Field House is a contemporary 4-bedroom “life-time” family detached house located in Kettering, Northamptonshire. Originally the site of a caretaker’s bungalow within the grounds of a local school, the proposed two-storey dwelling is a surprisingly confident intervention in what otherwise might have been a rather constrained and unpromising site.
The site aligns with Lewis Road and is bounded on three sides by the school grounds. Except for two 1930’s villas on the same street, the remainder of the neighbouring building stock, while well built, is somewhat prosaic and limiting as a reference point for the aspirations of our client.
This project presented MAAPS with a unique location with three distinct challenges: firstly, a home in a detached suburban context; secondly, a building opposite a row of traditional semi-detached dwellings; and thirdly, adjacent a girls secondary high school with its attendant safeguarding and overlooking issues to mitigate.
The design of the house had to balance out these competing and conflicting interests and meet the requirements of our clients brief: to ensure visual privacy for the school grounds; provide generous amenity and privacy for three generations of family within the home; and to find a distinctive contemporary expression within a rather dull suburban context.
At MAAPS we are fascinated in how a building can interact and sit purposefully within its context. In conceiving the form and orientation of the design of the house, we were continually drawn to the intriguing examples of Art-Deco buildings which are peppered throughout the Barton and St Michael’s / Wicksteed estate. As we developed our design thoughts, and in close consultation with the local planning authority, a design rationale emerged where one could envisage Lewis Road bookended with two distinct expressions of a modern home spanning 90 years of architectural history.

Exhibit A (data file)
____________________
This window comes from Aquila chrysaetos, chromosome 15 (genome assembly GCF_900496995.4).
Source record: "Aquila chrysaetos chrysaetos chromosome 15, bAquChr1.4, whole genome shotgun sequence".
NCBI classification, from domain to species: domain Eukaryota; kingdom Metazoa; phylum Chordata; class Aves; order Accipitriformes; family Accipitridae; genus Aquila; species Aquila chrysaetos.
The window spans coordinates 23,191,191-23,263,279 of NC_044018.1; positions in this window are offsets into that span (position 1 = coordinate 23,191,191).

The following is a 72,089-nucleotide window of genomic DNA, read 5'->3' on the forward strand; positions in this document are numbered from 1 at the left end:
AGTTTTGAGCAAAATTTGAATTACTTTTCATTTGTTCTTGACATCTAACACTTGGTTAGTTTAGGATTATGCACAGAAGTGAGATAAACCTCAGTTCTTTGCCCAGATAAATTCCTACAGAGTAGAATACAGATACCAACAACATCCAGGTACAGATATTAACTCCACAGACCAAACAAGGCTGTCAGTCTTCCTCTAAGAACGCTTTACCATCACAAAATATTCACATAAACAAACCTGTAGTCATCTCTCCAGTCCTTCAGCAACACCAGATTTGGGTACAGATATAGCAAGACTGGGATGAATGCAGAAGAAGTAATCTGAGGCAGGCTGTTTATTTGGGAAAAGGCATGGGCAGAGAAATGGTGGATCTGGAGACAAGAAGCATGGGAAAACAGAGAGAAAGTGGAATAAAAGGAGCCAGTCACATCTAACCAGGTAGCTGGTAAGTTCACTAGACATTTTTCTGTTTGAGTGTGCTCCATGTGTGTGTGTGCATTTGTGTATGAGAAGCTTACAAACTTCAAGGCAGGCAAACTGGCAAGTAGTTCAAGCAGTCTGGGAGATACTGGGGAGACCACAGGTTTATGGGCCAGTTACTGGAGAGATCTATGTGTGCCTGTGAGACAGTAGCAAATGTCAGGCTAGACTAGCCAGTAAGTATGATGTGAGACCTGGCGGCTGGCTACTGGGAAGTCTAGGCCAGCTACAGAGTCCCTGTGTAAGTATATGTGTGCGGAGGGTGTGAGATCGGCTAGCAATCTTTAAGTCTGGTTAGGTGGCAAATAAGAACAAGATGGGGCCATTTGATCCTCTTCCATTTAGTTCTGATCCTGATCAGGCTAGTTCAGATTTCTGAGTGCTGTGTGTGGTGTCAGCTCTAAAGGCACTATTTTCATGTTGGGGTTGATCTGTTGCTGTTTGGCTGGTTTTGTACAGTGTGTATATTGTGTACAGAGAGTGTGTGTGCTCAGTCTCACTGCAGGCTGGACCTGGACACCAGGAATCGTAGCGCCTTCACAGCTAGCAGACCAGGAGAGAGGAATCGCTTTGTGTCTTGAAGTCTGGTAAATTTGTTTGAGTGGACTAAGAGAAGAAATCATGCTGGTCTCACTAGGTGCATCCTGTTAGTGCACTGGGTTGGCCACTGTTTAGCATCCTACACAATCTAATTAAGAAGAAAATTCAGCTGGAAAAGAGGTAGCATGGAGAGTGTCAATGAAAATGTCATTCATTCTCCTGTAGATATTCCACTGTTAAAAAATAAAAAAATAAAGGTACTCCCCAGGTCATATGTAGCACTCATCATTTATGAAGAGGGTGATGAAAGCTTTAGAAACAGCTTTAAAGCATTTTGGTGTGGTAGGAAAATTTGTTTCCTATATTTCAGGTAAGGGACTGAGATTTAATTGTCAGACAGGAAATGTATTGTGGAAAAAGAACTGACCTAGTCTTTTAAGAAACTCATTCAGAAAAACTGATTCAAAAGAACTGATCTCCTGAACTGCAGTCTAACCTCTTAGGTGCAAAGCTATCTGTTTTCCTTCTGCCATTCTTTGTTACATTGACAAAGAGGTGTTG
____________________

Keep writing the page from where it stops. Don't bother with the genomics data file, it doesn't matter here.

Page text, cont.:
The house is designed as two massing elements; one brick; the other stucco and concrete. The modular scale and rhythm of the forms mimic the opposite residential buildings and allows the property to sit across the full width of the site without over dominating it. The site in bounded on three sides with a tall concrete ribbon wall to ensure visual privacy between the school and dwelling.
The principle living space on the ground floor is dual aspect with the remaining windows to the first floor organised to be north facing. The building’s form and the gentle curved elements, both within and external, pull their cues from the 1930’s, softening the overall look of the building and providing a distinctive character for the home.
One of MAAPS key objectives within the project was to increase the amount of biodiversity to the site. The simple use of green roofs, along with a reduction of hard standing from the previous scheme, enabled us a achieve a net increase of 40% of biodiversity across the site. Along with other routine sustainability commitments to provide a superior envelope insulation, use of ground source heat pumps, and to conserve rainwater our client will enjoy an efficient, ultra-low energy building for many years.